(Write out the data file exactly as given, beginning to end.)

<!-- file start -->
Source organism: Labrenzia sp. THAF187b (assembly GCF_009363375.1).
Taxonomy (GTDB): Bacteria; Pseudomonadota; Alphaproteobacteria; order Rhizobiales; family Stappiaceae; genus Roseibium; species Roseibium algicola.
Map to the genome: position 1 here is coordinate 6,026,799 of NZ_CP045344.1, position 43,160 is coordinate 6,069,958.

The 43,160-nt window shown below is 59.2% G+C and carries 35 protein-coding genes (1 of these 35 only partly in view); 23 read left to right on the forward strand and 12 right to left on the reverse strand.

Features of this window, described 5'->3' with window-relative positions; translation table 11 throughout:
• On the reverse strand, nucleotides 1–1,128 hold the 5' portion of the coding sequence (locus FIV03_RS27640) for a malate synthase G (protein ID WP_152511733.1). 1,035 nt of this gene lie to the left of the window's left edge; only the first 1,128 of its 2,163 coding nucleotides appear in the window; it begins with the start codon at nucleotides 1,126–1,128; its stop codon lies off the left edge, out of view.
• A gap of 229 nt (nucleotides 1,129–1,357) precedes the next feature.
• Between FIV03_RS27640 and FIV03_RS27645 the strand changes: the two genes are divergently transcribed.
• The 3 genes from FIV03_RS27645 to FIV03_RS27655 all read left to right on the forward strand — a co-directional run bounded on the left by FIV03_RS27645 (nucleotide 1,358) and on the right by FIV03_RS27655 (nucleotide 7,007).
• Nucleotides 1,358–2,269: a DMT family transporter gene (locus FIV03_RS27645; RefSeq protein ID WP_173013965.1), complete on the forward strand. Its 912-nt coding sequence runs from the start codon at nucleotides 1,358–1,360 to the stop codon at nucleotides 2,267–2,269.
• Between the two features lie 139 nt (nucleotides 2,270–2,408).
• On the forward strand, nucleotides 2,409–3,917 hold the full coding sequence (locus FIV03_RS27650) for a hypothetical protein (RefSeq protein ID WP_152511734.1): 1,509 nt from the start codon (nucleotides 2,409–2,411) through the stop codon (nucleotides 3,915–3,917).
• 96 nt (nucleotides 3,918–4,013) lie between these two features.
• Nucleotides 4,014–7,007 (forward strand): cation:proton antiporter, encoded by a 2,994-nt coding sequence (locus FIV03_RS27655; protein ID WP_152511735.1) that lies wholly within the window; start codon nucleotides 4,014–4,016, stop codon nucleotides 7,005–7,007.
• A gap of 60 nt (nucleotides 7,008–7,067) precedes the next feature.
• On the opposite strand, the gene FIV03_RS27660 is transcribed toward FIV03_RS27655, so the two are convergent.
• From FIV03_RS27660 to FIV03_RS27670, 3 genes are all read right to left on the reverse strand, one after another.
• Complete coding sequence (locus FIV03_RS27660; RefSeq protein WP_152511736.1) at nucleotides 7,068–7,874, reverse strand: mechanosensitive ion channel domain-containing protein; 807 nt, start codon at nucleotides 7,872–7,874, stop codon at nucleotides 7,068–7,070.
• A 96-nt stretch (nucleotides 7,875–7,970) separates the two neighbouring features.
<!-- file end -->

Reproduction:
Source organism: Labrenzia sp. THAF187b (assembly GCF_009363375.1).
Taxonomy (GTDB): Bacteria; Pseudomonadota; Alphaproteobacteria; order Rhizobiales; family Stappiaceae; genus Roseibium; species Roseibium algicola.
Map to the genome: position 1 here is coordinate 6,026,799 of NZ_CP045344.1, position 43,160 is coordinate 6,069,958.

The 43,160-nt window shown below is 59.2% G+C and carries 35 protein-coding genes (1 of these 35 only partly in view); 23 read left to right on the forward strand and 12 right to left on the reverse strand.

Features of this window, described 5'->3' with window-relative positions; translation table 11 throughout:
• On the reverse strand, nucleotides 1–1,128 hold the 5' portion of the coding sequence (locus FIV03_RS27640) for a malate synthase G (protein ID WP_152511733.1). 1,035 nt of this gene lie to the left of the window's left edge; only the first 1,128 of its 2,163 coding nucleotides appear in the window; it begins with the start codon at nucleotides 1,126–1,128; its stop codon lies off the left edge, out of view.
• A gap of 229 nt (nucleotides 1,129–1,357) precedes the next feature.
• Between FIV03_RS27640 and FIV03_RS27645 the strand changes: the two genes are divergently transcribed.
• The 3 genes from FIV03_RS27645 to FIV03_RS27655 all read left to right on the forward strand — a co-directional run bounded on the left by FIV03_RS27645 (nucleotide 1,358) and on the right by FIV03_RS27655 (nucleotide 7,007).
• Nucleotides 1,358–2,269: a DMT family transporter gene (locus FIV03_RS27645; RefSeq protein ID WP_173013965.1), complete on the forward strand. Its 912-nt coding sequence runs from the start codon at nucleotides 1,358–1,360 to the stop codon at nucleotides 2,267–2,269.
• Between the two features lie 139 nt (nucleotides 2,270–2,408).
• On the forward strand, nucleotides 2,409–3,917 hold the full coding sequence (locus FIV03_RS27650) for a hypothetical protein (RefSeq protein ID WP_152511734.1): 1,509 nt from the start codon (nucleotides 2,409–2,411) through the stop codon (nucleotides 3,915–3,917).
• 96 nt (nucleotides 3,918–4,013) lie between these two features.
• Nucleotides 4,014–7,007 (forward strand): cation:proton antiporter, encoded by a 2,994-nt coding sequence (locus FIV03_RS27655; protein ID WP_152511735.1) that lies wholly within the window; start codon nucleotides 4,014–4,016, stop codon nucleotides 7,005–7,007.
• A gap of 60 nt (nucleotides 7,008–7,067) precedes the next feature.
• On the opposite strand, the gene FIV03_RS27660 is transcribed toward FIV03_RS27655, so the two are convergent.
• From FIV03_RS27660 to FIV03_RS27670, 3 genes are all read right to left on the reverse strand, one after another.
• Complete coding sequence (locus FIV03_RS27660; RefSeq protein WP_152511736.1) at nucleotides 7,068–7,874, reverse strand: mechanosensitive ion channel domain-containing protein; 807 nt, start codon at nucleotides 7,872–7,874, stop codon at nucleotides 7,068–7,070.
• A 96-nt stretch (nucleotides 7,875–7,970) separates the two neighbouring features.